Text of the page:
Category Archives: Salia Koroma
Today’s Youtube upload deals with vigilance, watchfulness. And our accordionist, our poet, our very own Salia Koroma, is the watchman, the man in the watchtower, always called to alertness, always calling to alertness. Lucidity is his because he refuses to go to sleep.
The war from 1991 to 2000 is a sensitive period that will circumscribe our history well into the future, and what works of imagination do, marked as they are by the psychic trauma of something that lies outside our cultural ken, forged in the heat of that white-hot moment of the war, is call us to watchfulness.
Vigilance against the intellectual whores and their less sophisticated water carriers (as water carriers are wont to be) who tell you that you’re bound to violence.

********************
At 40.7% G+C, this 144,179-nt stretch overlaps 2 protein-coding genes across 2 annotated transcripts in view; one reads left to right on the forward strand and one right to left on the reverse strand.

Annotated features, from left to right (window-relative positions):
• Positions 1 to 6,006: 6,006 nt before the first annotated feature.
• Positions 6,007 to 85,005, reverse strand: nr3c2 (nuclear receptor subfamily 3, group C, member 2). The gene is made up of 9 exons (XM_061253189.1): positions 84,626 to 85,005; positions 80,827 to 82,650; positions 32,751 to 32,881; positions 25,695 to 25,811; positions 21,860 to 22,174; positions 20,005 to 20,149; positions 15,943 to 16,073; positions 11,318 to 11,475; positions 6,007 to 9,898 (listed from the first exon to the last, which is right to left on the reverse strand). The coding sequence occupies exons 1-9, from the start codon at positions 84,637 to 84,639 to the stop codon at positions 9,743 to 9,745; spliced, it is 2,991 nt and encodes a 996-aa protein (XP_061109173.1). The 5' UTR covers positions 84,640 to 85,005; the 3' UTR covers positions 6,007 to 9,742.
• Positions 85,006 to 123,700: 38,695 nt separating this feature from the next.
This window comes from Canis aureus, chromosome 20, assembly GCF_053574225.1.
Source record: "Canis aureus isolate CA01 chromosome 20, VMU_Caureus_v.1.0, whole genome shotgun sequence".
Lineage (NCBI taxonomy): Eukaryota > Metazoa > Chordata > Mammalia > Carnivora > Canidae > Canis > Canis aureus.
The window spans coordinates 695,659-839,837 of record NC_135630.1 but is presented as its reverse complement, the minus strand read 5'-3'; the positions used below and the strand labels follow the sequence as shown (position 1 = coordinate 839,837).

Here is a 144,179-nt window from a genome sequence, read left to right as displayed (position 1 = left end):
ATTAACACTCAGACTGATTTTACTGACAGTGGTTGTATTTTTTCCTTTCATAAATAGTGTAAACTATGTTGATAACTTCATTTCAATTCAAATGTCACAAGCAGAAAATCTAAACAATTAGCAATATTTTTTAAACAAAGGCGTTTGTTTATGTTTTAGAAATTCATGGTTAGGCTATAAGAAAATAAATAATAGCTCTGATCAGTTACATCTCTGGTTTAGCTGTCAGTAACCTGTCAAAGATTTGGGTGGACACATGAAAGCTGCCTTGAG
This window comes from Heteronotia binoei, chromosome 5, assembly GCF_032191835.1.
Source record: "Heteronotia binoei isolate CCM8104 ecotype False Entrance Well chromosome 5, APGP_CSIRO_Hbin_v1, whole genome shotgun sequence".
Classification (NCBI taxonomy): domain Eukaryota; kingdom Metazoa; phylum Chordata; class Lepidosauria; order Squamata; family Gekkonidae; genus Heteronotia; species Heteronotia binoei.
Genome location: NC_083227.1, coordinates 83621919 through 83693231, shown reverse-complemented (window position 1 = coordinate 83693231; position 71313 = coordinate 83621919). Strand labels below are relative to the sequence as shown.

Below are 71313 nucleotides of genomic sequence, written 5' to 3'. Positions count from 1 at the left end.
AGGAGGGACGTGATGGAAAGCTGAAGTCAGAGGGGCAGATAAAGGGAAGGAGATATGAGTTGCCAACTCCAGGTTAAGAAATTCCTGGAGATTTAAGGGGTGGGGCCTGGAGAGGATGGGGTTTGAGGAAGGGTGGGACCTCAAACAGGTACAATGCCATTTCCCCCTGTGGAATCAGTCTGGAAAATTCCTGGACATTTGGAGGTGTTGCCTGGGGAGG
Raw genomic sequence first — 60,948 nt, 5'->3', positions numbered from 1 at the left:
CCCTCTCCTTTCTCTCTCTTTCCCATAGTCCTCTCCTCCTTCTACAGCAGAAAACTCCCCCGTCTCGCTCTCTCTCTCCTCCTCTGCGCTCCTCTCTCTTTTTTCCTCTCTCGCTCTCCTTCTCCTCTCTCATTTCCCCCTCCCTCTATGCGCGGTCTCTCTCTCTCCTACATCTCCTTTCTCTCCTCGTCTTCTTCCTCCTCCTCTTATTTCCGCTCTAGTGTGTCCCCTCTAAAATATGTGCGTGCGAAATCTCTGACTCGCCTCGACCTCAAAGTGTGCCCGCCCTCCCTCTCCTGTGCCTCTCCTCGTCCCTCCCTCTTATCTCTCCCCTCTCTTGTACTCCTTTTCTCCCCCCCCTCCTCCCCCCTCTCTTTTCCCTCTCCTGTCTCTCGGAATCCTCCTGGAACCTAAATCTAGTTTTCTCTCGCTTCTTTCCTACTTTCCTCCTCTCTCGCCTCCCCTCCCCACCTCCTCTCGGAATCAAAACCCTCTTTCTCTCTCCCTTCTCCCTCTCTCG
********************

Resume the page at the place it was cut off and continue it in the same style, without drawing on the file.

Vigilance against those who were implicated in the horror and would want to give a belated “explanation” to their inhumanity. But who can forget that they’re perhaps animated by other passions that can’t be called noble?
Vigilance against those who’d want to give to their sin the name of “error.” .
I’ve just uploaded on YouTube the final instalment of Salia Koroma’s misadventures (adventures, if you insist), first, in Kono Country, and then in Kpa-Mende Country. But isn’t every one of Salia’s adventures a detour into a country that is at once zany, mischievous and playful, adventures that are at one and the same time extravagantly candid and tender, and cynical in their retelling?
The song I’ve posted is in every way a stand-alone performance, ‘culled’ by the singer himself from the longer composition that we all know. What we have here is the fifth portion of Fishing For Our Father, The Legend Of Fawonde, in other words the conclusion of the song.
We should note that Salia has given to a familiar story a very deft narrative slant, and this is so only because of the chiefly audience.